P2560 Cardiac and respiratory effects of intracranial pressure gradient pulsatility on cerebrospinal fluid flow
Mr. Vegard Vinje1, Dr. Geir Ringstad2,3, Prof. Per Kristian Eide4,3, Prof. Kent-Andre Mardal1,3, Dr. Marie E. Rognes1
1Simula Research Laboratory, Oslo, Norway. 2Department of Radiology, Oslo University Hospital - Rikshospitalet, Oslo, Norway. 3University of Oslo, Oslo, Norway. 4Department of Neurosurgery, Oslo University Hospital - Rikshospitalet, Oslo, Norway

Abstract

Introduction The relative importance of the cardiac and respiratory cycles on intracranial pressure and cranial CSF flow remains an open question [1]. In this study, we analyzed real-time in-vivo intracranial pressure differences and used a mathematical model to assess the influence of cardiac and respiratory components for aqueductal CSF flow.

Methods We obtained simultaneously collected real-time subdural and ventricular in-vivo pressure measurements from a group of normal-pressure hydrocephalus patients [2], and defined the intracranial pressure difference as the difference between the subdural and ventricular pressure. We considered a subset of time intervals, and computed the frequency spectrum of the pressure difference signals via FFT. We modelled an idealized aqueduct as a rigid, CSF-filled cylinder of radius 2 mm. Using the dominant frequencies of the pressure differences as input, we computed the corresponding velocity and pressure distribution of CSF in the aqueduct using the incompressible Navier-Stokes equations. From the velocity distributions, we computed the peak CSF velocities, the CSF flux frequency spectrum, and stroke volumes. All numerical computations were performed using finite element methods and the FEniCS software.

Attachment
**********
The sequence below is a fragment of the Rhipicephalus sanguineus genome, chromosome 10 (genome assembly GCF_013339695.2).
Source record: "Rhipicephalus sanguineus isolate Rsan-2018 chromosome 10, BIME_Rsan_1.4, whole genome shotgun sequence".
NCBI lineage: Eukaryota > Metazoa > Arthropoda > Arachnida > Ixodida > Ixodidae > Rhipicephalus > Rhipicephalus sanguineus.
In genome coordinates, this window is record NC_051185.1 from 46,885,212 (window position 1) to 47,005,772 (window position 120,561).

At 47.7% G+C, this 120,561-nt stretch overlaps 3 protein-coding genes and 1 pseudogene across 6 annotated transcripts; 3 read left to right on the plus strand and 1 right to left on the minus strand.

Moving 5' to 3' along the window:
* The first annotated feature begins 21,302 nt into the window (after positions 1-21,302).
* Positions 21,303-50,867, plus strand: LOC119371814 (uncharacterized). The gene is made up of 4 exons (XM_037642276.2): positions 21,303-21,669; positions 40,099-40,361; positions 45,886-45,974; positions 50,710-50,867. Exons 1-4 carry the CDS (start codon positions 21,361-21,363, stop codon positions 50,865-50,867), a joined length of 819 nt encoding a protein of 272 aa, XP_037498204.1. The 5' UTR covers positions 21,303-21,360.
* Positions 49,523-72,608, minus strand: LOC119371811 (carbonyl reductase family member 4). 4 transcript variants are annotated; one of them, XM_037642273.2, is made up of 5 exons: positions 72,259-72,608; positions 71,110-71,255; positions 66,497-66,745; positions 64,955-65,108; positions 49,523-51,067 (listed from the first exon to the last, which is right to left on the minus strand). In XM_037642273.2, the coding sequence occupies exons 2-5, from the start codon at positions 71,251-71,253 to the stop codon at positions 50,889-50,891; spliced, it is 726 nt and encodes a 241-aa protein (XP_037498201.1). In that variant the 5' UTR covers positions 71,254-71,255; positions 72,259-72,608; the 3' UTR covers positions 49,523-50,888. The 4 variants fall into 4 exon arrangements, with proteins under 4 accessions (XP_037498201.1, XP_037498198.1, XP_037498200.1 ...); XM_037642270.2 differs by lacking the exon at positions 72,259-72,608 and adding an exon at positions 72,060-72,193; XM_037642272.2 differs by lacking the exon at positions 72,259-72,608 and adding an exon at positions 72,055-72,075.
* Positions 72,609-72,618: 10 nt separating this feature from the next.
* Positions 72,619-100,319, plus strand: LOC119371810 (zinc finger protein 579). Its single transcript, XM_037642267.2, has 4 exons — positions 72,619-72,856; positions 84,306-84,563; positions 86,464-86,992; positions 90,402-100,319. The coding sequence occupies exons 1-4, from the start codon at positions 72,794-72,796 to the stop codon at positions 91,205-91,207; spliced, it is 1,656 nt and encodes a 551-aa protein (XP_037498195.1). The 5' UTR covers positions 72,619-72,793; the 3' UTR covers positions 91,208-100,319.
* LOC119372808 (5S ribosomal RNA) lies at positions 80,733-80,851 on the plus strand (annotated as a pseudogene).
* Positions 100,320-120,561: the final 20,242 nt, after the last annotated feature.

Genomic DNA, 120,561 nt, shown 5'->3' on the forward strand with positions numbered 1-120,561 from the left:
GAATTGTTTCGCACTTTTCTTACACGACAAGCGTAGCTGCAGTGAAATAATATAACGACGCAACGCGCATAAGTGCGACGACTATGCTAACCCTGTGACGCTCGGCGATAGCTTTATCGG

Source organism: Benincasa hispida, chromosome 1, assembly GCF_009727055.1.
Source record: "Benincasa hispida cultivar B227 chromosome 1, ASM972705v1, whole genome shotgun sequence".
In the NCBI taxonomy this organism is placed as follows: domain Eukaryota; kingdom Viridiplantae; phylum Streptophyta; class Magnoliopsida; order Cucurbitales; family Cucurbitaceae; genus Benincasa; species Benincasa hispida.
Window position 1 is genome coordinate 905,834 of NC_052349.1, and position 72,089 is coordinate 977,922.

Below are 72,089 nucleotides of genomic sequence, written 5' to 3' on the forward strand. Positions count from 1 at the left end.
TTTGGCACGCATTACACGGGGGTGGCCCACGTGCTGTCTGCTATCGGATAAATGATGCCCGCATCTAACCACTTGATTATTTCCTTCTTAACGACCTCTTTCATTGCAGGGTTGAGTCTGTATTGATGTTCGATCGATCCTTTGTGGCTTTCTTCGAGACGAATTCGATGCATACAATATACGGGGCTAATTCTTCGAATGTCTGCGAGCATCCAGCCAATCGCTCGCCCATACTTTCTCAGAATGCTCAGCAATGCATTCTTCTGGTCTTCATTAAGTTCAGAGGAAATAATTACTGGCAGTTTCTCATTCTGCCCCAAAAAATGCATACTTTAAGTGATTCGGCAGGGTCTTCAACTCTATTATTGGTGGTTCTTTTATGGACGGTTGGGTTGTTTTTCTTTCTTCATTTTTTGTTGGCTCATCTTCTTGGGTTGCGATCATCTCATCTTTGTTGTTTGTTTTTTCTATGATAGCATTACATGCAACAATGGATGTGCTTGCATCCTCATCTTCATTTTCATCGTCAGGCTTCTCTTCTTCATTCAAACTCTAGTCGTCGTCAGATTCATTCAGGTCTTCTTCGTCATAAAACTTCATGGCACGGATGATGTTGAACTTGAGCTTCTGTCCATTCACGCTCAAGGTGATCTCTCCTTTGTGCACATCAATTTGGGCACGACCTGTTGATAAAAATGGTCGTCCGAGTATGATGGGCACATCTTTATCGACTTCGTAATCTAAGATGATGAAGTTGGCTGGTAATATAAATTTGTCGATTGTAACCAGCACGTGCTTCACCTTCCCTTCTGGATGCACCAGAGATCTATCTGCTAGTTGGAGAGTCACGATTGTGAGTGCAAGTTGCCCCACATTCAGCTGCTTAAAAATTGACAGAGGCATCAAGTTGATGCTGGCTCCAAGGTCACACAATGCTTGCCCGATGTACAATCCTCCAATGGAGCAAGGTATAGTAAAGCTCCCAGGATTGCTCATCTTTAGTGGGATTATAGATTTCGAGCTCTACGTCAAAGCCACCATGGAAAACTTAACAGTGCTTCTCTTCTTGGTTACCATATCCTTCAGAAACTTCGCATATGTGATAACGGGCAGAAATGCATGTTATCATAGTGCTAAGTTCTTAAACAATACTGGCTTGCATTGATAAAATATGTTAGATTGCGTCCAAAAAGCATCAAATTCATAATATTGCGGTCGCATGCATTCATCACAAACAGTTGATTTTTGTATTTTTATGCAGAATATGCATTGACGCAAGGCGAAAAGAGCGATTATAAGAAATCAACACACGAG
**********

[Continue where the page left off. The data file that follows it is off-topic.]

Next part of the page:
Results The in-vivo pressure measurements reveal pulsatile intracranial pressure differences, of magnitudes ranging up to 0.3 mmHg. The spectrum of these pressure differences express two main frequencies, 1.5 and 0.3 Hz, associated with the cardiac and respiratory cycle respectively, with corresponding amplitudes 0.120 and 0.038 mmHg (Figure 1a). On the other hand, in the induced CSF flux frequency spectrum, we find a contribution from the respiratory cycle of amplitude 0.28 mL/s compared to 0.24 mL/s from the cardiac cycle (Figure 1b). Finally, for the stroke volumes, we find respiratory and cardiac contributions of 297 and 52 μL, respectively.

Discussion Cardiac-induced pulsatility clearly dominates (~3x) the respiratory pulsatility in the intracranial pressure differences. However, the aqueductal CSF flow induced by these pressure differences demonstrates a different pattern: CSF flux contributions from the cardiac and respiratory cycles are of comparable magnitude, and the respiratory-associated stroke volume clearly dominates (~6x) the cardiac component. These findings provide a fundamental link between seemingly discrepant previous findings regarding the relative influence of respiratory and cardiac contributions, originating from different measurement modalities, on intracranial pressure and flow.

References
[1] Dreha-Kulaczewski et al., Inspiration is the major regulator of human CSF flow, Journal of neuroscience, 2015
[2] Eide and Sæhle, Is ventriculomegaly in idiopathic normal pressure hydrocephalus associated with a transmantle gradient in pulsatile intracranial pressure?, Acta neurochirurgica, 2010